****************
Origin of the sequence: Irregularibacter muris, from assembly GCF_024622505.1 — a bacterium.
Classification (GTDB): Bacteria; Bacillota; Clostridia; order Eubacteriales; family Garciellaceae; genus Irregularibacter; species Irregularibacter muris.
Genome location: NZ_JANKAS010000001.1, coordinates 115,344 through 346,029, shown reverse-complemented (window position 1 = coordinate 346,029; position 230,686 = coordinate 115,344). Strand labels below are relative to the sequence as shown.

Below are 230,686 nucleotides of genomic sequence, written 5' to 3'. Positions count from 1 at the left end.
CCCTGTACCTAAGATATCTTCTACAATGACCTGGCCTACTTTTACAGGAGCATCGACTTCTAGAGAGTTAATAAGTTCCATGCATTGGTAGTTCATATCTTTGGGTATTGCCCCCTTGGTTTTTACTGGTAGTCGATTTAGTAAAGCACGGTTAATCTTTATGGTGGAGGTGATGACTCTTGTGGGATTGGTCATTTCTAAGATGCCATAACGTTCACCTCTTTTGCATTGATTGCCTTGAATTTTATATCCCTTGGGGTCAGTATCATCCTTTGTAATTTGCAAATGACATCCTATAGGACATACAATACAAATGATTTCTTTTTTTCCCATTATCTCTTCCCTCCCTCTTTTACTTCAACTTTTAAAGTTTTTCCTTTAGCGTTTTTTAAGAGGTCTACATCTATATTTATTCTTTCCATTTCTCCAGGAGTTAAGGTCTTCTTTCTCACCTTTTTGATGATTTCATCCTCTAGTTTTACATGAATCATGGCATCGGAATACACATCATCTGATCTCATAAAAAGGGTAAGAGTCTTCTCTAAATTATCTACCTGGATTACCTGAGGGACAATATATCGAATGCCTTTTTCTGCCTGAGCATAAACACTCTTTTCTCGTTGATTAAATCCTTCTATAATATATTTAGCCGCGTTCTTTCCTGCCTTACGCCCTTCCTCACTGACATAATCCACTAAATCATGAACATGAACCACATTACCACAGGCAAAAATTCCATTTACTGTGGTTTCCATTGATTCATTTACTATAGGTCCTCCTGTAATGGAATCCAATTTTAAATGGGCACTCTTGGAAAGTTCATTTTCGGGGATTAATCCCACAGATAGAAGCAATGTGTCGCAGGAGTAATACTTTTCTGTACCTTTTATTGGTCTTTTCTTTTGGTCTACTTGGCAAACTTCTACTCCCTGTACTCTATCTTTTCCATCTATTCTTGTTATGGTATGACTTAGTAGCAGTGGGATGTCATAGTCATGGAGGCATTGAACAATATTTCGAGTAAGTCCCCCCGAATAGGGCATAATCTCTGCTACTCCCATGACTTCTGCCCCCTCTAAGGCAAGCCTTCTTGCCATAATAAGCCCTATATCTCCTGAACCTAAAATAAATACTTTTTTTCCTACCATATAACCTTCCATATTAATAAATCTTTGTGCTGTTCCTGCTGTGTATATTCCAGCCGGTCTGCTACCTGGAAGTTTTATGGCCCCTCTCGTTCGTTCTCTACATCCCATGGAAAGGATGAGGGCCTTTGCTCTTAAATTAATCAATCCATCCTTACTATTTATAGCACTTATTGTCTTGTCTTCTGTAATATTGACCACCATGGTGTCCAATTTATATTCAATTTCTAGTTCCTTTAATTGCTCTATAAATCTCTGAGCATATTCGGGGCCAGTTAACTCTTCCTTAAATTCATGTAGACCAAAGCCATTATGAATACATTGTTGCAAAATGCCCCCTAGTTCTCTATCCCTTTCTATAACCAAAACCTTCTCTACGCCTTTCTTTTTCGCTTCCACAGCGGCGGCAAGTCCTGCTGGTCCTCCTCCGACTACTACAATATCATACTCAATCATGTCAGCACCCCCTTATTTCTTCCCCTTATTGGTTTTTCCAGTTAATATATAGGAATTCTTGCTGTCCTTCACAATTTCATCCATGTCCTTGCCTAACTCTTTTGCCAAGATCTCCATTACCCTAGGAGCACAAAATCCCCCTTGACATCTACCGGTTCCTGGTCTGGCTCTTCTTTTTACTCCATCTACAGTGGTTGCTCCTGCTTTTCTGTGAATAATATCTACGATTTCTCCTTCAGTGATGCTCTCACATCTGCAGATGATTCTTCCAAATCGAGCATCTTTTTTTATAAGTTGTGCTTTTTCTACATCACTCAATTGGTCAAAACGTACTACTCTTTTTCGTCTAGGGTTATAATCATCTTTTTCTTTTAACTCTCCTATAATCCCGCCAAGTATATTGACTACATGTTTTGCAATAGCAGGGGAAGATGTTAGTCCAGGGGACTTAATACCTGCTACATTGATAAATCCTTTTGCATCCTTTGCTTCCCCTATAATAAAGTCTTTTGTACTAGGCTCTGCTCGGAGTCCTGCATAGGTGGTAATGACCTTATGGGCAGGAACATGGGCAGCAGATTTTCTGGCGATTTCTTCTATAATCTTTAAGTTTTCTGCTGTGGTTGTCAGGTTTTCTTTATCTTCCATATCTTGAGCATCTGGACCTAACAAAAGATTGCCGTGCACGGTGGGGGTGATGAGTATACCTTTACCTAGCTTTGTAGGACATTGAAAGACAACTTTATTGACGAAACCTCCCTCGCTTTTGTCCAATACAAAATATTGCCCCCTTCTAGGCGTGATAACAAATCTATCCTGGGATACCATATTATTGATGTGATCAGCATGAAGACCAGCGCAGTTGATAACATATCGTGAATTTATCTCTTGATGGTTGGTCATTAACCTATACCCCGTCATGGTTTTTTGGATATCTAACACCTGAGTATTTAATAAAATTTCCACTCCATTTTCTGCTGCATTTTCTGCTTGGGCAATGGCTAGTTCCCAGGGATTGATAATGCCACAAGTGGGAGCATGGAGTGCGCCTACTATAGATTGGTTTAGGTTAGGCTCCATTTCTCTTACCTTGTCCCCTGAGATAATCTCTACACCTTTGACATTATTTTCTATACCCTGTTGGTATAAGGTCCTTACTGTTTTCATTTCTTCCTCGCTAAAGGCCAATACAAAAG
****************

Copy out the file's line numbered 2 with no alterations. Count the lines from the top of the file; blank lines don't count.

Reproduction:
Classification (GTDB): Bacteria; Bacillota; Clostridia; order Eubacteriales; family Garciellaceae; genus Irregularibacter; species Irregularibacter muris.